How to be a Civil Servant
The most accurate and detailed description of the modern UK civil service is undoubtedly Edwards Page's and Bill Jenkins' Policy Bureacracy: Government with a Cast of Thousands which is based on numerous interviews with middle-ranking civil servants in a range of departments.
Focusing down a little, Professor Page's detailed description of the work of Bill Teams (originally published in Blackwells' Public Administration) provides a fascinating insight into the world inhabited by those civil servants entrusted with the task of developing primary legislation.
The ESRC's Transforming Government Series contains numerous books, written mainly for academic audiences, which describe the devlopment of Government in the UK and elsewhere. I particularly enjoyed reading David Richards' New Labour and the Civil Service.
Apart from my own How to be a Civil Servant, I know of only two books by a civil servant about the civil service (other than the memoirs of various ambassadors). The Mandarin's Tale by Roy Denman is the first of these - a fascinating history of the author's career from graduate entry into the Department of Trade and Industry in 1948 through to his transfer to to the European Commission in 1977 - and beyond. Although inevitably somewhat dated, it offers an interesting and occasionally disquieting glimpse into the usually hidden world of Whitehall. A definite "must read" for those interested in the development of the modern civil service.
The second and very entertaining memoir forms no more than half a chapter of a book by Stephen Burbridge, who claims to have been instrumental in bringing down the Callaghan government. Click here to read that extract and to find how to buy the whole book.
There is an extensive reading list in the Accountability, Propriety and Audit section of this web site.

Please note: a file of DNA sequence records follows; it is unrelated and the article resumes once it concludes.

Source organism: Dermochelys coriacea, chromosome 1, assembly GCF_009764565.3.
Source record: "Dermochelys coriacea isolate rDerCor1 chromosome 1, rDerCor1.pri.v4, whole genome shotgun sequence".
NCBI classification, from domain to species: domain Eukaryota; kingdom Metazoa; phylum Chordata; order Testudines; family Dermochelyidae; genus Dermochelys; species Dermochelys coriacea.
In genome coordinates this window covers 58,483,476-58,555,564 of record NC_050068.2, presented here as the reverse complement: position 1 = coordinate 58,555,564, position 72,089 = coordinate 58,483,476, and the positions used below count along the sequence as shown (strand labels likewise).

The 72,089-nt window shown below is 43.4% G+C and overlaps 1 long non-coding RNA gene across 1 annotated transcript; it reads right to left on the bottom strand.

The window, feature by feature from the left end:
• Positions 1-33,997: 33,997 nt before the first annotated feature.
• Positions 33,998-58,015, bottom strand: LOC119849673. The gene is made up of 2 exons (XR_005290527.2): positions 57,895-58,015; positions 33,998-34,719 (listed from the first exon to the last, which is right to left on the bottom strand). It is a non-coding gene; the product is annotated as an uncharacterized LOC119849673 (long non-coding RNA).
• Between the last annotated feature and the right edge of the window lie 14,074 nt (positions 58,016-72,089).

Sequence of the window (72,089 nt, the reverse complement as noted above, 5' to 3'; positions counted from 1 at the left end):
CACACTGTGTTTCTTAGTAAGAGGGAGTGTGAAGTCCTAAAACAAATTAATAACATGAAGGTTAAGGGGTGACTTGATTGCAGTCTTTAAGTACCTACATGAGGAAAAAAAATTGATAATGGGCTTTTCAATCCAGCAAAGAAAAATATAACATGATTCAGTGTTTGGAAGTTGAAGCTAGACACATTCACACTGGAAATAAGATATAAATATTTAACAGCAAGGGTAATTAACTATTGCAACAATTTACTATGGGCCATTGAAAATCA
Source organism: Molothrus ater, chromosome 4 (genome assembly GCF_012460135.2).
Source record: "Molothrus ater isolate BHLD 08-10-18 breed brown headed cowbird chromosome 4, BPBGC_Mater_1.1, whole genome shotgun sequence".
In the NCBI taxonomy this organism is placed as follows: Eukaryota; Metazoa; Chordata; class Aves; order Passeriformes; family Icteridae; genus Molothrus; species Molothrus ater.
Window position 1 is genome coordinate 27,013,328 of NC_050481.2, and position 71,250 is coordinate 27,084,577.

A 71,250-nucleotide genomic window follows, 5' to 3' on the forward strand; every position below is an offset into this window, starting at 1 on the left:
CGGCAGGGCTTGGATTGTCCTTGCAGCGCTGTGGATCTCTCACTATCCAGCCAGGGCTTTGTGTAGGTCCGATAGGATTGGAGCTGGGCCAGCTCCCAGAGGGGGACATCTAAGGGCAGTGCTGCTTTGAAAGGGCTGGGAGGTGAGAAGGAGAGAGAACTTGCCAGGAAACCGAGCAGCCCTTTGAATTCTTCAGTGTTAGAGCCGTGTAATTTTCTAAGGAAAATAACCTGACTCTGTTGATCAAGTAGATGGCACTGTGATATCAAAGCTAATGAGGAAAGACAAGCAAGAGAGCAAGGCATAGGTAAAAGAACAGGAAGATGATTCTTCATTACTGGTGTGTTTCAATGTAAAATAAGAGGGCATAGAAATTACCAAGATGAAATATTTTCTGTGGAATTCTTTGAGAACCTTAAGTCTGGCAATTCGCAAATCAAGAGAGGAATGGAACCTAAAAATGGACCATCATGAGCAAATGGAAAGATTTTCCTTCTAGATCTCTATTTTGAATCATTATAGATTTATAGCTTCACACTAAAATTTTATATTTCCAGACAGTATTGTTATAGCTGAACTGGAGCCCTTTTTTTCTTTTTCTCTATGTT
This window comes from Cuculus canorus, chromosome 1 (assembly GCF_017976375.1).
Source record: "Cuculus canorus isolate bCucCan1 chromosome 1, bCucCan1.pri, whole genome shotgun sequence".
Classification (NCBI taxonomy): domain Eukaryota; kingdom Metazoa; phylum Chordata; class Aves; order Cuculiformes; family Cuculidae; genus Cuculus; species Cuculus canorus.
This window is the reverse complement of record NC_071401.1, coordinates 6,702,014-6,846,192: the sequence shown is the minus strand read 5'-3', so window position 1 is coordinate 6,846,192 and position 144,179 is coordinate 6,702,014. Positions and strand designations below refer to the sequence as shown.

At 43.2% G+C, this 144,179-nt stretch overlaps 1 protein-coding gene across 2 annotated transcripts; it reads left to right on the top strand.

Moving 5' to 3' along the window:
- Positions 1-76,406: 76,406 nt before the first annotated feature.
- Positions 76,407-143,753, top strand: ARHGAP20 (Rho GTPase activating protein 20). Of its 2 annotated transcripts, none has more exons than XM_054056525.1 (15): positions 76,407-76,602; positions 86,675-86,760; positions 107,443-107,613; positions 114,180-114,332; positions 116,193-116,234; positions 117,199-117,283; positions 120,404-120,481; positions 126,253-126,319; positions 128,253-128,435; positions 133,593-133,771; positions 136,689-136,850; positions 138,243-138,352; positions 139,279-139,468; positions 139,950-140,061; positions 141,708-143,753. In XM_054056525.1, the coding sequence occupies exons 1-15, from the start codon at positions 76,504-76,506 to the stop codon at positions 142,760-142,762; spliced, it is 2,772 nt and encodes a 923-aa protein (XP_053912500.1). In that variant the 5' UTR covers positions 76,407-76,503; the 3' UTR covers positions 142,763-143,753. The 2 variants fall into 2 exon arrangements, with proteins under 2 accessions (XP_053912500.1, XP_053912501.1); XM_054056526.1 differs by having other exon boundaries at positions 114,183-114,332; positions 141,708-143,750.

Politico's Online Bookshop has a huge range of books on Government and politics, including the following:-
The Civil Service Rifles in the Great War: ‘All Bloody Gentlemen’ by Jill Knight and published by Pen & Sword Books is an excellent read. Although civil servants are not generally renowned for their soldierly qualities, and despite the Government’s reluctance to release them, hundreds of clerical staff from all the main departments volunteered to fight in the First World War and took their place in the front line. The Prince of Wales’ Own Civil Service Rifles, a volunteer unit comprising two battalions of ‘civil servants and their friends’, fought with distinction as part of the London Regiment in major actions such as Loos, the Somme, Messines and Cambrai, and further afield in Salonika and at the capture of Jerusalem. Using previously unpublished memoirs and diaries to tell their extraordinary story from the men’s viewpoint, Jill demonstrates how these desk-bound clerks and bureaucrats were transformed into a creditable fighting force and developed a strong esprit de corps which endured through years of fighting and heavy casualties. The book includes a superb collection of over 200 photographs